Cinematography part 1
I love cinematography, it’s essential and directly connected to the directing work. In fact there is a connection between the director of photography (DOP) and movie director. In some cases there are indissoluble unions as Coen brothers and Villeneuve with Roger Deakins , Emmanuel Lubezki with Iñárritu and Cuarón. Cinematography is a complex and controvertial topic at the same time. It’s about shadows and lights, format, sensors, films, lens, composition, color palette, focus, depth of field, post-production, editing… I’ve mentioned Lubezki and Deakins as two great DOP, but I want to remember also another living legend, the italian Vittorio Storaro, a three times oscar winner (one for Apocalypse now). I love also the works made by Salvatore Totino (Cinderella man), Greig Fraser, Dan Lausten (John Wick, The Shape of Water) and Darius Khondji (Seven). In that article I’d like to talk about some roles performed by the director of photography using practical examples. Photography is not simply aesthetics/style, it is important also in the story telling, to give a message, to excite and so on… Obviously I wrote only a few practical examples trying to explain what a cinematographer really does. Let’s start with the first topic: the selective focus.
Cinematography: selective focus
As i said before photography isn’t only about aesthetics, it has a function also in story telling. Photography is important to guide spectator in the scene. In that sense focus and depth of field are important to guide our attention to important details of the frame. The zone in-focus will be sharp while the zone out-focus will be blurry.
This tecnique is very simple and common, pratically used in every movie. Eyes (or better the fovea in our retina) are attracted by clarity, sharpness and contrast; the selective focus tecnique is based on the fact that areas out of focus aren’t interesting for our brain (occipital cortex). The subject of the scene is in focus sharp and clearly distinguishable. Below an example taken from Enter the Matrix with Keanu Reeves. Someone is calling, phone becomes more important than Neo in that small sequence.
Cinematography: Kubrick’s movies
Let’s talk about Stanley Kubrick for example, a visionary genius, director. Before becoming a great movie director he was a talent street photographer. Here is a frame from one of his masterpiece, Full Metal Jacket. Kubrick used a subjective point of view from below; we are looking from the point of view of simple soldier Joker, who is down on his knees. This shot strengthens the sergeant’s dominant authority, that looks like a lion over his victim.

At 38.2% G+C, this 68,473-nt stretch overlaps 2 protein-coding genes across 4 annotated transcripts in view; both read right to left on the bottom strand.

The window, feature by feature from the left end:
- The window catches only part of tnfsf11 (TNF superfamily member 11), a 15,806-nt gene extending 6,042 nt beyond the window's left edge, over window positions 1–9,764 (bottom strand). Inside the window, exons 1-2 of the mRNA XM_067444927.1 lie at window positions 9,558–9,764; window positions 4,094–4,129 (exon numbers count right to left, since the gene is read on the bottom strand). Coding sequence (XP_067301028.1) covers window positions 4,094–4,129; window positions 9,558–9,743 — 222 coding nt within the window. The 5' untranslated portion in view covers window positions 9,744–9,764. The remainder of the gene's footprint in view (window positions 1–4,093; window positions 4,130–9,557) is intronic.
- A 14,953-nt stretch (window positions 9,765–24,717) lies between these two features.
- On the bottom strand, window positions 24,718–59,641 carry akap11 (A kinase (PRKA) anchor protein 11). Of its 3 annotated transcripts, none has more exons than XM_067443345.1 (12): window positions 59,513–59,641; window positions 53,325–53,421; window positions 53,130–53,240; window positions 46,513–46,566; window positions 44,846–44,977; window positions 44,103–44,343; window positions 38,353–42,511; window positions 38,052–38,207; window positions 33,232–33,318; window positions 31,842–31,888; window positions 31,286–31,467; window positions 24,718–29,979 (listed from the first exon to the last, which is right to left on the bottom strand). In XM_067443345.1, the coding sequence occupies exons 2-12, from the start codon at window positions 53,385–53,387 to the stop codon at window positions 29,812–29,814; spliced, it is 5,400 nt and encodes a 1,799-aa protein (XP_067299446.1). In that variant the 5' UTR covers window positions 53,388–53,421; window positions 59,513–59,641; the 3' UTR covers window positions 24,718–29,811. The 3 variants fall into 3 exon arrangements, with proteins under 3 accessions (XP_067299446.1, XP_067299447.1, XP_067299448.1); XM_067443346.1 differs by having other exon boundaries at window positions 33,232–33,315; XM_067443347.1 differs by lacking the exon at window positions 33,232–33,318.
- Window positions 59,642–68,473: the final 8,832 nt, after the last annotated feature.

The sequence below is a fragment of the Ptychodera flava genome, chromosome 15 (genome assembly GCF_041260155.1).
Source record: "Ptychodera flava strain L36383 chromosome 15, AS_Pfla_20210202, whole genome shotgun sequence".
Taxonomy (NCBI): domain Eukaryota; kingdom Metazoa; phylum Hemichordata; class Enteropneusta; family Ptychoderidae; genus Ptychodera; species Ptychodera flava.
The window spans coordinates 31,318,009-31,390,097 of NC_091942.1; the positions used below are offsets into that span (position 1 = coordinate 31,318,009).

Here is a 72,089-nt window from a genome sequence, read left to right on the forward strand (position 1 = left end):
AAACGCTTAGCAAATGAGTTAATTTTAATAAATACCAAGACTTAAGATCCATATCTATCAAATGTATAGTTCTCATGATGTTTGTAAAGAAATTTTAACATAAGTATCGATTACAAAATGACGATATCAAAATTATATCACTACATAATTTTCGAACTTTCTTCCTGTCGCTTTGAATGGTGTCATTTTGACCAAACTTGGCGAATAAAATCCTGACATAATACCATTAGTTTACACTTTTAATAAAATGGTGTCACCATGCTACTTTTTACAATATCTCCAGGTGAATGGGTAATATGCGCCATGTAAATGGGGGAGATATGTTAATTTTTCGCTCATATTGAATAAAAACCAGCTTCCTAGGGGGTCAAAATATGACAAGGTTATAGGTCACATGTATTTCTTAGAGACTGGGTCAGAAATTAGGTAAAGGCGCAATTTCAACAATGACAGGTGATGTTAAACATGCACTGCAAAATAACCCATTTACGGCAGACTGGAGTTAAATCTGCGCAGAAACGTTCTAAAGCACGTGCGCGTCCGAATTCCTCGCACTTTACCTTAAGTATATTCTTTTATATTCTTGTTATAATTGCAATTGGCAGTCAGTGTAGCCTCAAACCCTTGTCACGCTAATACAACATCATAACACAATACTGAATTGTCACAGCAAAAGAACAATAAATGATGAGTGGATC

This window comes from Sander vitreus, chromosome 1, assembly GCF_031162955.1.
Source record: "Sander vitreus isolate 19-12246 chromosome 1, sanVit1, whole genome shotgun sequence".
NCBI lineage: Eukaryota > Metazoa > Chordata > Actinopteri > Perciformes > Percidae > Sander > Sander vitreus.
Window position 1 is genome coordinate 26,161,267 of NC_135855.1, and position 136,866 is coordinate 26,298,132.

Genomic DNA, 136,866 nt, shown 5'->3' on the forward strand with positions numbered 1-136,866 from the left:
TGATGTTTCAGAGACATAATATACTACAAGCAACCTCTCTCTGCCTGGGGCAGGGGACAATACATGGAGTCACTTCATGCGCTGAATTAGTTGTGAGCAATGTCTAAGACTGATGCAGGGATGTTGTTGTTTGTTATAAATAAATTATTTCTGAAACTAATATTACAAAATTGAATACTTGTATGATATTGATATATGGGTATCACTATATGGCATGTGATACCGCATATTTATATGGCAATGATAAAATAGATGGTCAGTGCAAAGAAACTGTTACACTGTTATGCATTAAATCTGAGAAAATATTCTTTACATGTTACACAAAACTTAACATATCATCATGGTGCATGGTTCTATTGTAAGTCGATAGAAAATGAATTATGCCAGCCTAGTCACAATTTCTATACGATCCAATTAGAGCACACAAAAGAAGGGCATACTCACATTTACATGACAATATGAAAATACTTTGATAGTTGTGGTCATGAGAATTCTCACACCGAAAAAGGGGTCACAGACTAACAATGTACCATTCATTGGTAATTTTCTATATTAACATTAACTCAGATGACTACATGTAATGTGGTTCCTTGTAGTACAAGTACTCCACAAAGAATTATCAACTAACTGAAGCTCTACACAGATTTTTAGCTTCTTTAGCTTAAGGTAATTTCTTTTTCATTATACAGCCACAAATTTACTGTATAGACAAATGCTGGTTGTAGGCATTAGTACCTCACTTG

In Barry LyndonKubrick uses wide-angle lens trying to create static and geometrical compositions. Using photography in this way he tries to represent “the rigidity of society” of the period. We can find this kind of approach in cinematography also in his masterpiece Dr. Strangelove with Peter Sellers, a movie about the power of atomic bomb in the hands of military and political hierarchies of the Second World War.
Cinematography: which lens?
The kind of lens used when filming is very important of course. Each photographer must know that the wide-angle lens “shrinks the background” and widens the camera angle, distorting at the same time closer things, increasing also depth of field and of scene. Instead tele lens brings the background closer and decreases the camera angle and the depth of field; in this way scene looks flatter. Changing the focal length we can emphasize or reduce these aspects. There are a lot of variables including the proximity to the subject; choice becomes difficult.
As example i’ve posted here a frame by the thriller Seven directed by David Fincher. The DOP Darius Khondji used a tele lens for this particular sequence.
As you can see looking at this frame tele lens flats the layers decreasing the depth of the scene (and field). You have the sensation that elements are very close each other. In this case using the peculiarity of that lens Fincher compresses the space creating an illusion, like a spider-web; probably he tries to say that the two detectives are falling in a trap. The viewer is far away, he can only watch without entering in the scene to help the protagonists. This is a perfect example how cinematography, implicitly, can suggest a message or a sensation. It helps in such way to tell better the story. This is a classic example of visual metaphor in cinematography.
Using wide-angle lens you can create an opposite effect increasing the depth of the scene and of field. In this case we have a different kind of distortion given by the lens itself; it’s called barrel distortion, it is more evident in closer subjects, in the horizon line and in vertical elements on the edges of the frame. I’ve posted below an example by a recent movie directed by Yorgos Lanthimos, The Favorite. Lanthimos usually uses extreme wide angle lens in movies (for example also in his The sacrifice of a sacred deer). In this case he has used a fish-eye wide angle lens to increase distortion creating in this way a sense of bizzarre and strangeness perfect for the plot of that movie.
End of part one
You can read the full article (only italian) at this link.
That’s all folks
Stay well, have always light in your life
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